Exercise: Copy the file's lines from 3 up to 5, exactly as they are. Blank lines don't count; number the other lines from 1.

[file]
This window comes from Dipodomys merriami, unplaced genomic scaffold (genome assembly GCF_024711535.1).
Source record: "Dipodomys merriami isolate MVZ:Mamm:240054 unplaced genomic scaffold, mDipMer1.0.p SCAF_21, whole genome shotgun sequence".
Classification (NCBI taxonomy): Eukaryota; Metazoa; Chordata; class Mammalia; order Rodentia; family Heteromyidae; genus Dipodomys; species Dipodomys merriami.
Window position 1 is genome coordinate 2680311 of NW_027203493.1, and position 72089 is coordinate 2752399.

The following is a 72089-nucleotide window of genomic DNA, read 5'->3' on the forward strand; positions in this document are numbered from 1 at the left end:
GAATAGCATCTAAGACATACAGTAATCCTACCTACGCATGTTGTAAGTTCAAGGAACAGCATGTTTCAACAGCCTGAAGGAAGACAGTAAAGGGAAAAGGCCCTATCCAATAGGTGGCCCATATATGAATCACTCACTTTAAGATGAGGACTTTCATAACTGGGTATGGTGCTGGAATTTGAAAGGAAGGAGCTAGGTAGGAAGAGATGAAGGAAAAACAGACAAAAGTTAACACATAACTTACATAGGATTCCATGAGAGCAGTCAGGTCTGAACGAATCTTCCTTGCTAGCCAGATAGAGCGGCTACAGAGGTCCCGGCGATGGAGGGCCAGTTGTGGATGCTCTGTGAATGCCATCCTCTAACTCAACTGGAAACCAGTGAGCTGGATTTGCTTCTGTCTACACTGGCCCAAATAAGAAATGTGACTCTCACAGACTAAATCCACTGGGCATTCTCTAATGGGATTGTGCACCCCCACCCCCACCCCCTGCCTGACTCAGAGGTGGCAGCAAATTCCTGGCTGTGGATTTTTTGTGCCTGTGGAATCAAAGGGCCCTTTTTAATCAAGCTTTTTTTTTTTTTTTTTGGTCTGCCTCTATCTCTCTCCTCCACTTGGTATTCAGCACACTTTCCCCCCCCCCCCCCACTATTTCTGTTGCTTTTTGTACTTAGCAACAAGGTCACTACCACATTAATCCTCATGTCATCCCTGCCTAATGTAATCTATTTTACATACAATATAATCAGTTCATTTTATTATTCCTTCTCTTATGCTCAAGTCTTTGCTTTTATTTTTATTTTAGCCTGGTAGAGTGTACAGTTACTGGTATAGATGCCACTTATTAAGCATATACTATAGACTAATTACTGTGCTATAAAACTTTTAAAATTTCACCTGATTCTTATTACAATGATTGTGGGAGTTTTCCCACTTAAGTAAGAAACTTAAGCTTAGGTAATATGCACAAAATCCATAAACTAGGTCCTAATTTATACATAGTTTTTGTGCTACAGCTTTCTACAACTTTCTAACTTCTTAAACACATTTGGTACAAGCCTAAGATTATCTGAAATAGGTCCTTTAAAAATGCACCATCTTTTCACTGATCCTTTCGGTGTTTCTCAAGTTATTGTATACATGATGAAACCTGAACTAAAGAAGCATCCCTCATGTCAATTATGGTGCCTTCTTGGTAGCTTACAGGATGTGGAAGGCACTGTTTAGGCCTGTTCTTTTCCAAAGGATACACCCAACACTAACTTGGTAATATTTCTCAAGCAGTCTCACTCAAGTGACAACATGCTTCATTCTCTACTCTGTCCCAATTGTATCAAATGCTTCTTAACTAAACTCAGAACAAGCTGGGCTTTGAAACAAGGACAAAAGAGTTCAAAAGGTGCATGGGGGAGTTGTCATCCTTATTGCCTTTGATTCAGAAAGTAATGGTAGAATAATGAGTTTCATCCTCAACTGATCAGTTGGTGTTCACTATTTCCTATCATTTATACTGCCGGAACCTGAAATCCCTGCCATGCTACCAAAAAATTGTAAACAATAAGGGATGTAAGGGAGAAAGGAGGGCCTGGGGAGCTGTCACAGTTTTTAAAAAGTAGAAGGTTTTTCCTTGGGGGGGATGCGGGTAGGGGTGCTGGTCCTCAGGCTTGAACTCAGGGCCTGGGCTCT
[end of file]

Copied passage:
Classification (NCBI taxonomy): Eukaryota; Metazoa; Chordata; class Mammalia; order Rodentia; family Heteromyidae; genus Dipodomys; species Dipodomys merriami.
Window position 1 is genome coordinate 2680311 of NW_027203493.1, and position 72089 is coordinate 2752399.

The following is a 72089-nucleotide window of genomic DNA, read 5'->3' on the forward strand; positions in this document are numbered from 1 at the left end: